AbstractThis work investigates the possibility that HLA-G, a molecule modulating innate and adaptive immunity, is part of an immune escape strategy of chronic lymphocytic leukemia cells. A 14 base pair insertion/deletion polymorphism (rs66554220) in the 3′-untranslated region of HLA-G influences mRNA stability and protein expression. The analysis of a cohort of patients with chronic lymphocytic leukemia confirmed that del/del individuals are characterized by higher levels of surface and soluble HLA-G than subjects with the other two genotypes. In line with its role in immunomodulation, the percentage of regulatory T lymphocytes is higher in del/del patients than in patients with the other genotypes and correlates with the amounts of surface or soluble HLA-G. Furthermore, addition of sHLA-G-rich plasma from patients with chronic lymphocytic leukemia induces natural killer cell apoptosis and impairs natural killer cell lysis, with effects proportional to the amount of soluble HLA-G added. Lastly, the presence of an HLA-G 14 base pair polymorphism is of prognostic value, with del/del patients showing reduced overall survival, as compared to those with other genotypes. These results suggest that: (i) the HLA-G 14 base pair polymorphism influences the levels of surface and soluble HLA-G expression, and (ii) the over-expression of HLA-G molecules contributes to creating tolerogenic conditions.
Chronic lymphocytic leukemia (CLL), the most common type of adult leukemia in Caucasian populations, is characterized by the progressive accumulation of mature CD5/CD23 B cells in the peripheral blood and lymphoid organs.1 Several observations point to immune escape being a relevant mechanism of tumor promotion. First, CLL cells express high levels of immunomodulatory factors (e.g., transforming growth factor2 and interleukin-103), which suppress responses to antigens and influence activation, expansion, and effector functions of T lymphocytes.4 Secondly, an increase in the numbers of circulating regulatory T cells (Treg) parallels disease progression.65 Lastly, adenosine production in the extracellular milieu by selected leukemic sub-populations shields the CLL clone from the actions of the immune system.7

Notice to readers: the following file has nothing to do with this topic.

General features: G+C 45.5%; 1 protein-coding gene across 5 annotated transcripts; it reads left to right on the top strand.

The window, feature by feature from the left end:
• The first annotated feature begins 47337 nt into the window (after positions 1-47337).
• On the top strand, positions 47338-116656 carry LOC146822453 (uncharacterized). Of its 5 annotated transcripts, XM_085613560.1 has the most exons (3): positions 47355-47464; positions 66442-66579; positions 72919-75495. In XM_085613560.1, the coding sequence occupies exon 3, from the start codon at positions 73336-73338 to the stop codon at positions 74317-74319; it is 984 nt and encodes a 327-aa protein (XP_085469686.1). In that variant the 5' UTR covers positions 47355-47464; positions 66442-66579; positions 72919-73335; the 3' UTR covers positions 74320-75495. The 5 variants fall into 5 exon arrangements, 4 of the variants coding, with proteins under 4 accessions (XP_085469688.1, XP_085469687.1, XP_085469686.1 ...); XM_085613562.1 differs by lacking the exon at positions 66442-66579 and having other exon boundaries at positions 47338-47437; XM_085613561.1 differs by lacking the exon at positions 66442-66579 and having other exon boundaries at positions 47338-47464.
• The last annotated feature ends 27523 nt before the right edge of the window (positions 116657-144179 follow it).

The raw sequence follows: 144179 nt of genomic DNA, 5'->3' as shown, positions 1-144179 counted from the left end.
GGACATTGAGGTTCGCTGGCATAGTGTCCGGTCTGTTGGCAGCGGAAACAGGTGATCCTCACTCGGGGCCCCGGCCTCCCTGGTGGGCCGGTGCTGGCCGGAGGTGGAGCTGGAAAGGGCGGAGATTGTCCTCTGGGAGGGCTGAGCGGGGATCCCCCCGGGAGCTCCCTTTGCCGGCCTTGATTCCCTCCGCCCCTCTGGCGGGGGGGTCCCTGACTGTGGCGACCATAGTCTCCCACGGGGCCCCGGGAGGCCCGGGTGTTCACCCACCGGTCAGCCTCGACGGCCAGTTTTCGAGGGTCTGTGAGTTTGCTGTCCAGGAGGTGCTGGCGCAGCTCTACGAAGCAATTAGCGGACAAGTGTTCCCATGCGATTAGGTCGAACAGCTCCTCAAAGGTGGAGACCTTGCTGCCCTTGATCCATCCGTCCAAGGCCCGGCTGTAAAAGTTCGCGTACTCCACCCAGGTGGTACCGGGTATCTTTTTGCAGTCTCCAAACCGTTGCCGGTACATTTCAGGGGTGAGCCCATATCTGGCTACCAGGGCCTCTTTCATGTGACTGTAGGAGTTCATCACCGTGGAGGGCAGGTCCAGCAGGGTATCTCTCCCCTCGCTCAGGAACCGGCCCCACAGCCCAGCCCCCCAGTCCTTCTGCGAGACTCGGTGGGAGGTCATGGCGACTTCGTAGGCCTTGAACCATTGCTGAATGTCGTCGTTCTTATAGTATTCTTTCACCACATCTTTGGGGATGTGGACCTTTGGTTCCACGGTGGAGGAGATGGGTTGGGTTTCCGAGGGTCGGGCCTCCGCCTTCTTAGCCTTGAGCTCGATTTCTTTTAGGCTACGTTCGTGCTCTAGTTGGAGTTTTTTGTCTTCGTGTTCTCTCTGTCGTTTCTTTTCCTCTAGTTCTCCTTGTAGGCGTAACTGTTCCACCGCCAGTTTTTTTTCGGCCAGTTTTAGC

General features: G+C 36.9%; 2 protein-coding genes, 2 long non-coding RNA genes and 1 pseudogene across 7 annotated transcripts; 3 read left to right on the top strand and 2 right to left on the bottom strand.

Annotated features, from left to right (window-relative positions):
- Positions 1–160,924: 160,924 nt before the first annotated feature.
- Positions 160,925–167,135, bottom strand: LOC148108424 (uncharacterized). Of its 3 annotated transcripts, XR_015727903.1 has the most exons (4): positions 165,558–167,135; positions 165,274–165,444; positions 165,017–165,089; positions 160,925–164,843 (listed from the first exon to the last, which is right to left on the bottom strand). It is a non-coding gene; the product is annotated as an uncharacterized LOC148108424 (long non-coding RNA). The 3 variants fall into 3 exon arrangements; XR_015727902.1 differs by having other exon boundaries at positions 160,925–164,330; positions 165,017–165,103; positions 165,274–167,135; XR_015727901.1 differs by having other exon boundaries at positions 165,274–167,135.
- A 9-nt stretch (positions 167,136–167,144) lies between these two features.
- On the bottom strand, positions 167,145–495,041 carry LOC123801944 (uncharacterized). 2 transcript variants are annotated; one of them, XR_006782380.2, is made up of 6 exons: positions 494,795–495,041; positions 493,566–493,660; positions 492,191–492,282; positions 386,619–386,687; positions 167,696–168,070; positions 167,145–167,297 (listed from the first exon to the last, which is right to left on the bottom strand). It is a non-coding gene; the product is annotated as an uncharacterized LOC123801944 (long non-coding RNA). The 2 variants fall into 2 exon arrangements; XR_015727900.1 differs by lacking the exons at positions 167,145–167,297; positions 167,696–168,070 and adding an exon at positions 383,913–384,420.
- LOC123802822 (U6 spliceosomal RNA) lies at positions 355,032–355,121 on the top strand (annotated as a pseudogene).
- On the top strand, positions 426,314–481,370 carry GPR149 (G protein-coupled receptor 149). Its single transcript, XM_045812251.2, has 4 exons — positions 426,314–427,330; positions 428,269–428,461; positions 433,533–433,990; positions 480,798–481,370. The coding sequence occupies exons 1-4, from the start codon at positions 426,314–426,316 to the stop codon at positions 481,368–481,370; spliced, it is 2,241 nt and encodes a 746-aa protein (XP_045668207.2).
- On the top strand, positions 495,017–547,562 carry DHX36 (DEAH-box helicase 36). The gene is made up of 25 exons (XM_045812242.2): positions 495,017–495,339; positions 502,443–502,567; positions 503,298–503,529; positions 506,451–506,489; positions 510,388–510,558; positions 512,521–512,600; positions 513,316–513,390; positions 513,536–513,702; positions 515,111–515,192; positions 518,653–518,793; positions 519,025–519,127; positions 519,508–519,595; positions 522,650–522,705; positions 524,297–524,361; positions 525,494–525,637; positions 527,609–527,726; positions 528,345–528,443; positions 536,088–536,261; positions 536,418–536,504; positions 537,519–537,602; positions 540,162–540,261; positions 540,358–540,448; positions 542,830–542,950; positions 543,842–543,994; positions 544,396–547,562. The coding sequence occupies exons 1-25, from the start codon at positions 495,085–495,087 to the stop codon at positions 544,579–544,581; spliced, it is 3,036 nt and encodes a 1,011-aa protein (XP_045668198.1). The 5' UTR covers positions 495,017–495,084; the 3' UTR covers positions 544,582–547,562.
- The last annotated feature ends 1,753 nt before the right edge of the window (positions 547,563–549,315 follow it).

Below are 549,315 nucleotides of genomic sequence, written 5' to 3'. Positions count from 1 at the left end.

The aim of this work was to investigate the role of human leukocyte antigen G (HLA-G) as a further strategy adopted by CLL cells to evade immune defenses and to create protected niches in which to grow and expand. HLA-G is a non-classical major histocompatibility complex (MHC) class I product with limited sequence variability. It is exclusively expressed in tissues where the immune system needs to be constantly suppressed, including cytotrophoblast from early gestation placentas, amniotic cells, endothelial cells of chorionic blood vessels, thymic epithelial cells and corneas.8 HLA-G is a tolerogenic molecule which inhibits cytolysis mediated by natural killer (NK) cells or T lymphocytes, induces T-cell apoptosis and blocks transendothelial migration of NK cells.9 These functions are exerted upon binding the killer cell immunoglobulin-like receptor (KIR)2DL4 and the immunoglobulin-like transcript-2 and -4 ligands.1110 Hence, the immunosuppressive features of HLA-G are functional in pregnancy, organ transplantation, autoimmune diseases, and cancer immune escape.12